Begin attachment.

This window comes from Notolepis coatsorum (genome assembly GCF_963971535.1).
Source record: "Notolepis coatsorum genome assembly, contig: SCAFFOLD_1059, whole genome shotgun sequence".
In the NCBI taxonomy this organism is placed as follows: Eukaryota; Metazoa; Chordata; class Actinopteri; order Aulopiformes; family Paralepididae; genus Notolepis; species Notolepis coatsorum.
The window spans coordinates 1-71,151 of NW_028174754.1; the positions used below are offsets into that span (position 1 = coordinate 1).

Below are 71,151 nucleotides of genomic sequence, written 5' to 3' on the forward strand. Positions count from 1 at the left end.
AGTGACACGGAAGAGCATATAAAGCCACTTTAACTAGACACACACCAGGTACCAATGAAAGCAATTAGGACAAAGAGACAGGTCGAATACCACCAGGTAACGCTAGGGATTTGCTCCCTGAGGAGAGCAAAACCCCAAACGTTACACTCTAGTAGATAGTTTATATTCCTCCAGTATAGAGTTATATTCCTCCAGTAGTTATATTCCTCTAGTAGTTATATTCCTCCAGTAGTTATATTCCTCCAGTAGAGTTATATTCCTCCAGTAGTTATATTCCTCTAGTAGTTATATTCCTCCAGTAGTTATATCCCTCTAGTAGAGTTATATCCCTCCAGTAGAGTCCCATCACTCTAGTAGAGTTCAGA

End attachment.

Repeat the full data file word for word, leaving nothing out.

This window comes from Notolepis coatsorum (genome assembly GCF_963971535.1).
Source record: "Notolepis coatsorum genome assembly, contig: SCAFFOLD_1059, whole genome shotgun sequence".
In the NCBI taxonomy this organism is placed as follows: Eukaryota; Metazoa; Chordata; class Actinopteri; order Aulopiformes; family Paralepididae; genus Notolepis; species Notolepis coatsorum.
The window spans coordinates 1-71,151 of NW_028174754.1; the positions used below are offsets into that span (position 1 = coordinate 1).

Below are 71,151 nucleotides of genomic sequence, written 5' to 3' on the forward strand. Positions count from 1 at the left end.
AGTGACACGGAAGAGCATATAAAGCCACTTTAACTAGACACACACCAGGTACCAATGAAAGCAATTAGGACAAAGAGACAGGTCGAATACCACCAGGTAACGCTAGGGATTTGCTCCCTGAGGAGAGCAAAACCCCAAACGTTACACTCTAGTAGATAGTTTATATTCCTCCAGTATAGAGTTATATTCCTCCAGTAGTTATATTCCTCTAGTAGTTATATTCCTCCAGTAGTTATATTCCTCCAGTAGAGTTATATTCCTCCAGTAGTTATATTCCTCTAGTAGTTATATTCCTCCAGTAGTTATATCCCTCTAGTAGAGTTATATCCCTCCAGTAGAGTCCCATCACTCTAGTAGAGTTCAGA